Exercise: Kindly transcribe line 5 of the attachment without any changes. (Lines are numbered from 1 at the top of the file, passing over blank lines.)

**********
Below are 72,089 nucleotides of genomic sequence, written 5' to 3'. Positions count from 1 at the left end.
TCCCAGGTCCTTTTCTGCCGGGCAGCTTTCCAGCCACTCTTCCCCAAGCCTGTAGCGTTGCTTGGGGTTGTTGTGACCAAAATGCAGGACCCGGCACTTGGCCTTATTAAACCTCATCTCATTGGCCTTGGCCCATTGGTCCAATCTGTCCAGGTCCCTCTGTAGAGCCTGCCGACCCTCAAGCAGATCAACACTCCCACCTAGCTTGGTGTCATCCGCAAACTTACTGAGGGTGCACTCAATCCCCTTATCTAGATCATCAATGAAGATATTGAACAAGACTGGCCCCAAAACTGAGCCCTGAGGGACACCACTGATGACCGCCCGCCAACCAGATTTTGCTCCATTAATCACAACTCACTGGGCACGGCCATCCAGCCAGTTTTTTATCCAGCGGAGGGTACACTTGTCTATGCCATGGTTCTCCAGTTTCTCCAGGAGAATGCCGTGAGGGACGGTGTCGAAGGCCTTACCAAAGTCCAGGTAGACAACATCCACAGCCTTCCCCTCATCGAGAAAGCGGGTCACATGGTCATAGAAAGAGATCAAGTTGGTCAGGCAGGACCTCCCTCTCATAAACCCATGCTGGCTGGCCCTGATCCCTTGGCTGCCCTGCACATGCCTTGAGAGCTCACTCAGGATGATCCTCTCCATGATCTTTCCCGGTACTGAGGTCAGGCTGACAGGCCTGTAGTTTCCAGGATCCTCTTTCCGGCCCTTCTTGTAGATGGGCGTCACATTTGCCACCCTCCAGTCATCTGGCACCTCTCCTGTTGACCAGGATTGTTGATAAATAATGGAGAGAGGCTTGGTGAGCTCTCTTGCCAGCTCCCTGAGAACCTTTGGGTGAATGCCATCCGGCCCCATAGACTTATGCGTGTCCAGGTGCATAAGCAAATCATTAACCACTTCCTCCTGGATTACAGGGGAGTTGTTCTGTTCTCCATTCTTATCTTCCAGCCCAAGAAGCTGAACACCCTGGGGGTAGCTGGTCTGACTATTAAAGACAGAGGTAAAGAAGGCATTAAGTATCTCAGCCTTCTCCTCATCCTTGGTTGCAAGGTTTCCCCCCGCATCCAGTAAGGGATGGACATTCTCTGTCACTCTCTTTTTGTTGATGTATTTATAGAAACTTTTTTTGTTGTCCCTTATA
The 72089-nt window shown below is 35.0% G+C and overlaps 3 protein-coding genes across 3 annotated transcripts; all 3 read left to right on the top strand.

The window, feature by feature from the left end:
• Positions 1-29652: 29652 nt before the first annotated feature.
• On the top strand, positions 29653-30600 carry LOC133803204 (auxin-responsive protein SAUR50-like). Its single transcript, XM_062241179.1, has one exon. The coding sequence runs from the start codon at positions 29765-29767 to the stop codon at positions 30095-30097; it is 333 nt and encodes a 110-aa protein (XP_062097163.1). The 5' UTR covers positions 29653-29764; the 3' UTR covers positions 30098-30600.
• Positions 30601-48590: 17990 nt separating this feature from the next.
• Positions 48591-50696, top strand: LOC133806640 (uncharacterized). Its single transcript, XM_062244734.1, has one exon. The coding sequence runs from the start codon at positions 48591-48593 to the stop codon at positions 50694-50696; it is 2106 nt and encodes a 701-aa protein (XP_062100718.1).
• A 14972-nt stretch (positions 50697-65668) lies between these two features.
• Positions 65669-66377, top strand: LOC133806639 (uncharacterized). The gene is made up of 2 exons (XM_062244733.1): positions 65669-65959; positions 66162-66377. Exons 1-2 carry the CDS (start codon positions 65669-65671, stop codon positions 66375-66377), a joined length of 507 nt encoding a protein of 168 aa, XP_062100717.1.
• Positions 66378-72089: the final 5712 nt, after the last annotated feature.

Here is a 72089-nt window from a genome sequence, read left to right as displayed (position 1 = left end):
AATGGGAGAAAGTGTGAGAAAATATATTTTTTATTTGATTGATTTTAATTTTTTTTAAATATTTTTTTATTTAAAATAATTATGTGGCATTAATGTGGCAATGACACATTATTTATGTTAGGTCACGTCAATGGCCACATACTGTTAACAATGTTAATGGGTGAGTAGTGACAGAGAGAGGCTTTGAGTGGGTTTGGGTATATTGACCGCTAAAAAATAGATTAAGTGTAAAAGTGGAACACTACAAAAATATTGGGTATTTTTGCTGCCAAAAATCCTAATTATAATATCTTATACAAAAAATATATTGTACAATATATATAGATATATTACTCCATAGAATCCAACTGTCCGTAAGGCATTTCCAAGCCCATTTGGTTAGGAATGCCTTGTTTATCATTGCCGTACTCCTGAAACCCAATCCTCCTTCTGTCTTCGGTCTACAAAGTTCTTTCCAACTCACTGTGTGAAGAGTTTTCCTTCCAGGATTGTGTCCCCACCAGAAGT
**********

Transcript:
• Positions 1-29652: 29652 nt before the first annotated feature.